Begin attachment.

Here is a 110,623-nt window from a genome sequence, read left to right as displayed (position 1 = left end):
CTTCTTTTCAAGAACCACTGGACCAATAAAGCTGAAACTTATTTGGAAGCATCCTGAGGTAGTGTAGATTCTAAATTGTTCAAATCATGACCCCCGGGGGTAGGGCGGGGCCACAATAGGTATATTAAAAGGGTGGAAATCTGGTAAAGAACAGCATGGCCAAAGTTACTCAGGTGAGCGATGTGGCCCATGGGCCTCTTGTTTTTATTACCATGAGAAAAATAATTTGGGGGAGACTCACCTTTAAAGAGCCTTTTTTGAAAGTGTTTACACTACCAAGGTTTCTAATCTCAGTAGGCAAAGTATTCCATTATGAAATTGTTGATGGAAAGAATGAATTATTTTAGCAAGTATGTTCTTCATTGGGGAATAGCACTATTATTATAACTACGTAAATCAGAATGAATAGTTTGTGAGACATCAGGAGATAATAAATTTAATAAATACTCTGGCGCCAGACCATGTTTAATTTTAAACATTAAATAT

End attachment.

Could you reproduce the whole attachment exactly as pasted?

Here is a 110,623-nt window from a genome sequence, read left to right as displayed (position 1 = left end):
CTTCTTTTCAAGAACCACTGGACCAATAAAGCTGAAACTTATTTGGAAGCATCCTGAGGTAGTGTAGATTCTAAATTGTTCAAATCATGACCCCCGGGGGTAGGGCGGGGCCACAATAGGTATATTAAAAGGGTGGAAATCTGGTAAAGAACAGCATGGCCAAAGTTACTCAGGTGAGCGATGTGGCCCATGGGCCTCTTGTTTTTATTACCATGAGAAAAATAATTTGGGGGAGACTCACCTTTAAAGAGCCTTTTTTGAAAGTGTTTACACTACCAAGGTTTCTAATCTCAGTAGGCAAAGTATTCCATTATGAAATTGTTGATGGAAAGAATGAATTATTTTAGCAAGTATGTTCTTCATTGGGGAATAGCACTATTATTATAACTACGTAAATCAGAATGAATAGTTTGTGAGACATCAGGAGATAATAAATTTAATAAATACTCTGGCGCCAGACCATGTTTAATTTTAAACATTAAATAT